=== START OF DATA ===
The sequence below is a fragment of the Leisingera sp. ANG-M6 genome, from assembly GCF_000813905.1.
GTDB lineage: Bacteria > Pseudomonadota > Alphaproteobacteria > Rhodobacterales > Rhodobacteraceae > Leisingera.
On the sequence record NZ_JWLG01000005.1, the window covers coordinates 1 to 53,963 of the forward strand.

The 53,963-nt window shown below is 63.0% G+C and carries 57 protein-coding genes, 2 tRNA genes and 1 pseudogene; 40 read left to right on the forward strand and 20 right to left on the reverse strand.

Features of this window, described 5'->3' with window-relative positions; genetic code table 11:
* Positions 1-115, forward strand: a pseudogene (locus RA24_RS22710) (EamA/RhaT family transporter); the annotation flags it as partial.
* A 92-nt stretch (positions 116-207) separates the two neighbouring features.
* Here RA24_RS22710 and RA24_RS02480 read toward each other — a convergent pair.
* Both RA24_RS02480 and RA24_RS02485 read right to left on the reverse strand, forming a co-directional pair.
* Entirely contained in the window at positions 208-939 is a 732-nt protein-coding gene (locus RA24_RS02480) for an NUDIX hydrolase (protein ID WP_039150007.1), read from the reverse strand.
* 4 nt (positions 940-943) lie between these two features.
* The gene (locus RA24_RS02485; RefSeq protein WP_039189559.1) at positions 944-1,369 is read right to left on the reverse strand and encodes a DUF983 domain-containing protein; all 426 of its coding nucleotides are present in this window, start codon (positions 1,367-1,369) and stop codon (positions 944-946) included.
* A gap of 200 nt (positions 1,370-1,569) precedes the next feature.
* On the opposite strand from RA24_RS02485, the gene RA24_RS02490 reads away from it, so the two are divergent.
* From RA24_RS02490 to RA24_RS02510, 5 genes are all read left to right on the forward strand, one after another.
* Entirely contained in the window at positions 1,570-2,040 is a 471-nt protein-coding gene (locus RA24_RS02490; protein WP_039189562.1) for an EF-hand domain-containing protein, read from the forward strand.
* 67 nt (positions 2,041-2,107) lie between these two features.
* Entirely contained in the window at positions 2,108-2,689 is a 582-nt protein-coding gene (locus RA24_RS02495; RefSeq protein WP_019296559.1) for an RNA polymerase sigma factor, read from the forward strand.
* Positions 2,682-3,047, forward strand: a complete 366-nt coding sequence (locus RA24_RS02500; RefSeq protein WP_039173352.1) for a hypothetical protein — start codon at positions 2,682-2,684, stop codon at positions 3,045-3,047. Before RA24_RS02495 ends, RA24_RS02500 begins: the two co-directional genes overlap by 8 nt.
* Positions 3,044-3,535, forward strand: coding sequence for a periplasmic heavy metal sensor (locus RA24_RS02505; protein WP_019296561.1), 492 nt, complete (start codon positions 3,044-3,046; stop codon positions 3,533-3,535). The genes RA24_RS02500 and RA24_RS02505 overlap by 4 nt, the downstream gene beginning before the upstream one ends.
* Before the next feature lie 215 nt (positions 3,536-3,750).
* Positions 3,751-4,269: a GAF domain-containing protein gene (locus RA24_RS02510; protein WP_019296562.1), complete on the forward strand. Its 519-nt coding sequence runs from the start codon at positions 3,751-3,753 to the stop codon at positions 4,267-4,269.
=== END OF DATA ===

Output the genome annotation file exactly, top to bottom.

The sequence below is a fragment of the Leisingera sp. ANG-M6 genome, from assembly GCF_000813905.1.
GTDB lineage: Bacteria > Pseudomonadota > Alphaproteobacteria > Rhodobacterales > Rhodobacteraceae > Leisingera.
On the sequence record NZ_JWLG01000005.1, the window covers coordinates 1 to 53,963 of the forward strand.

The 53,963-nt window shown below is 63.0% G+C and carries 57 protein-coding genes, 2 tRNA genes and 1 pseudogene; 40 read left to right on the forward strand and 20 right to left on the reverse strand.

Features of this window, described 5'->3' with window-relative positions; genetic code table 11:
* Positions 1-115, forward strand: a pseudogene (locus RA24_RS22710) (EamA/RhaT family transporter); the annotation flags it as partial.
* A 92-nt stretch (positions 116-207) separates the two neighbouring features.
* Here RA24_RS22710 and RA24_RS02480 read toward each other — a convergent pair.
* Both RA24_RS02480 and RA24_RS02485 read right to left on the reverse strand, forming a co-directional pair.
* Entirely contained in the window at positions 208-939 is a 732-nt protein-coding gene (locus RA24_RS02480) for an NUDIX hydrolase (protein ID WP_039150007.1), read from the reverse strand.
* 4 nt (positions 940-943) lie between these two features.
* The gene (locus RA24_RS02485; RefSeq protein WP_039189559.1) at positions 944-1,369 is read right to left on the reverse strand and encodes a DUF983 domain-containing protein; all 426 of its coding nucleotides are present in this window, start codon (positions 1,367-1,369) and stop codon (positions 944-946) included.
* A gap of 200 nt (positions 1,370-1,569) precedes the next feature.
* On the opposite strand from RA24_RS02485, the gene RA24_RS02490 reads away from it, so the two are divergent.
* From RA24_RS02490 to RA24_RS02510, 5 genes are all read left to right on the forward strand, one after another.
* Entirely contained in the window at positions 1,570-2,040 is a 471-nt protein-coding gene (locus RA24_RS02490; protein WP_039189562.1) for an EF-hand domain-containing protein, read from the forward strand.
* 67 nt (positions 2,041-2,107) lie between these two features.
* Entirely contained in the window at positions 2,108-2,689 is a 582-nt protein-coding gene (locus RA24_RS02495; RefSeq protein WP_019296559.1) for an RNA polymerase sigma factor, read from the forward strand.
* Positions 2,682-3,047, forward strand: a complete 366-nt coding sequence (locus RA24_RS02500; RefSeq protein WP_039173352.1) for a hypothetical protein — start codon at positions 2,682-2,684, stop codon at positions 3,045-3,047. Before RA24_RS02495 ends, RA24_RS02500 begins: the two co-directional genes overlap by 8 nt.
* Positions 3,044-3,535, forward strand: coding sequence for a periplasmic heavy metal sensor (locus RA24_RS02505; protein WP_019296561.1), 492 nt, complete (start codon positions 3,044-3,046; stop codon positions 3,533-3,535). The genes RA24_RS02500 and RA24_RS02505 overlap by 4 nt, the downstream gene beginning before the upstream one ends.
* Before the next feature lie 215 nt (positions 3,536-3,750).
* Positions 3,751-4,269: a GAF domain-containing protein gene (locus RA24_RS02510; protein WP_019296562.1), complete on the forward strand. Its 519-nt coding sequence runs from the start codon at positions 3,751-3,753 to the stop codon at positions 4,267-4,269.